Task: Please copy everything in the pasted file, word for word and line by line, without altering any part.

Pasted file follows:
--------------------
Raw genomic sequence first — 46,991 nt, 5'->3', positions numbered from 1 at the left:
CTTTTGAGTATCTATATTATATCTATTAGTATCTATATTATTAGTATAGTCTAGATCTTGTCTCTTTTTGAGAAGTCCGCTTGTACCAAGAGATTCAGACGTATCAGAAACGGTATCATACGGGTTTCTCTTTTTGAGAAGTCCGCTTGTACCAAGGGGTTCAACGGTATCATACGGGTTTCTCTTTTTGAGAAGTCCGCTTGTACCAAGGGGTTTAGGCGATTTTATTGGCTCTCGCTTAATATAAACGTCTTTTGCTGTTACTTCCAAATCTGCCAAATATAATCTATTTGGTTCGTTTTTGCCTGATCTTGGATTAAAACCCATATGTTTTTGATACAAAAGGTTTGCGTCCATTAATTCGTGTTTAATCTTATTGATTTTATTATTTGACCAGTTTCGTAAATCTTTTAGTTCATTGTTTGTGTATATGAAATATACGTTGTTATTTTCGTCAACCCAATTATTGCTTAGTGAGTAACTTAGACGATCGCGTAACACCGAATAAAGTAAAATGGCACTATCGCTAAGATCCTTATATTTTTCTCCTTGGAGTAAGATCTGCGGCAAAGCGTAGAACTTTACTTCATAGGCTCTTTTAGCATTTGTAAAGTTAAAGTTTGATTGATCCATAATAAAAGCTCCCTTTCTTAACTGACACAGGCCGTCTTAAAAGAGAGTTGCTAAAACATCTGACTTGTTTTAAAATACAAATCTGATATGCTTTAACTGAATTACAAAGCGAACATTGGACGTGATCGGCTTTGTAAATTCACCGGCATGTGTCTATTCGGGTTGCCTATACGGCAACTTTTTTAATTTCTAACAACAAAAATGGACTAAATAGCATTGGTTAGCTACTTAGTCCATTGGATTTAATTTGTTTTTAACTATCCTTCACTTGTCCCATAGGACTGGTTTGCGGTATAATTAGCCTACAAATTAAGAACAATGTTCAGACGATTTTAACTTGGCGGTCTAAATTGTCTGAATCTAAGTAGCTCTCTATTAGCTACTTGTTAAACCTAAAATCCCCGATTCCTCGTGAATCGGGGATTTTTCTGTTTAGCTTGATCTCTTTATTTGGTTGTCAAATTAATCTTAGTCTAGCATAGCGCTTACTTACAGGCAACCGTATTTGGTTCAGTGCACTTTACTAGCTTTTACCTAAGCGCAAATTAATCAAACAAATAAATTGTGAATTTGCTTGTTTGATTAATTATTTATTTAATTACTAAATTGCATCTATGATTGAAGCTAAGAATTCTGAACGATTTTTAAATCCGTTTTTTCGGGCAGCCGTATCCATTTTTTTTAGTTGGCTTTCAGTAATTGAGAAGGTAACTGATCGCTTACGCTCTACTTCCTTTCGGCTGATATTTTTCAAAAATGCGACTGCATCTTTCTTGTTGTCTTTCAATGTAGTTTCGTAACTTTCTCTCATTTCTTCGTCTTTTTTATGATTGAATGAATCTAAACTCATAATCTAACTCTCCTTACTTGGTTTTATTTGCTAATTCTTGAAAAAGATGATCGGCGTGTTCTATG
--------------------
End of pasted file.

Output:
Raw genomic sequence first — 46,991 nt, 5'->3', positions numbered from 1 at the left:
CTTTTGAGTATCTATATTATATCTATTAGTATCTATATTATTAGTATAGTCTAGATCTTGTCTCTTTTTGAGAAGTCCGCTTGTACCAAGAGATTCAGACGTATCAGAAACGGTATCATACGGGTTTCTCTTTTTGAGAAGTCCGCTTGTACCAAGGGGTTCAACGGTATCATACGGGTTTCTCTTTTTGAGAAGTCCGCTTGTACCAAGGGGTTTAGGCGATTTTATTGGCTCTCGCTTAATATAAACGTCTTTTGCTGTTACTTCCAAATCTGCCAAATATAATCTATTTGGTTCGTTTTTGCCTGATCTTGGATTAAAACCCATATGTTTTTGATACAAAAGGTTTGCGTCCATTAATTCGTGTTTAATCTTATTGATTTTATTATTTGACCAGTTTCGTAAATCTTTTAGTTCATTGTTTGTGTATATGAAATATACGTTGTTATTTTCGTCAACCCAATTATTGCTTAGTGAGTAACTTAGACGATCGCGTAACACCGAATAAAGTAAAATGGCACTATCGCTAAGATCCTTATATTTTTCTCCTTGGAGTAAGATCTGCGGCAAAGCGTAGAACTTTACTTCATAGGCTCTTTTAGCATTTGTAAAGTTAAAGTTTGATTGATCCATAATAAAAGCTCCCTTTCTTAACTGACACAGGCCGTCTTAAAAGAGAGTTGCTAAAACATCTGACTTGTTTTAAAATACAAATCTGATATGCTTTAACTGAATTACAAAGCGAACATTGGACGTGATCGGCTTTGTAAATTCACCGGCATGTGTCTATTCGGGTTGCCTATACGGCAACTTTTTTAATTTCTAACAACAAAAATGGACTAAATAGCATTGGTTAGCTACTTAGTCCATTGGATTTAATTTGTTTTTAACTATCCTTCACTTGTCCCATAGGACTGGTTTGCGGTATAATTAGCCTACAAATTAAGAACAATGTTCAGACGATTTTAACTTGGCGGTCTAAATTGTCTGAATCTAAGTAGCTCTCTATTAGCTACTTGTTAAACCTAAAATCCCCGATTCCTCGTGAATCGGGGATTTTTCTGTTTAGCTTGATCTCTTTATTTGGTTGTCAAATTAATCTTAGTCTAGCATAGCGCTTACTTACAGGCAACCGTATTTGGTTCAGTGCACTTTACTAGCTTTTACCTAAGCGCAAATTAATCAAACAAATAAATTGTGAATTTGCTTGTTTGATTAATTATTTATTTAATTACTAAATTGCATCTATGATTGAAGCTAAGAATTCTGAACGATTTTTAAATCCGTTTTTTCGGGCAGCCGTATCCATTTTTTTTAGTTGGCTTTCAGTAATTGAGAAGGTAACTGATCGCTTACGCTCTACTTCCTTTCGGCTGATATTTTTCAAAAATGCGACTGCATCTTTCTTGTTGTCTTTCAATGTAGTTTCGTAACTTTCTCTCATTTCTTCGTCTTTTTTATGATTGAATGAATCTAAACTCATAATCTAACTCTCCTTACTTGGTTTTATTTGCTAATTCTTGAAAAAGATGATCGGCGTGTTCTATG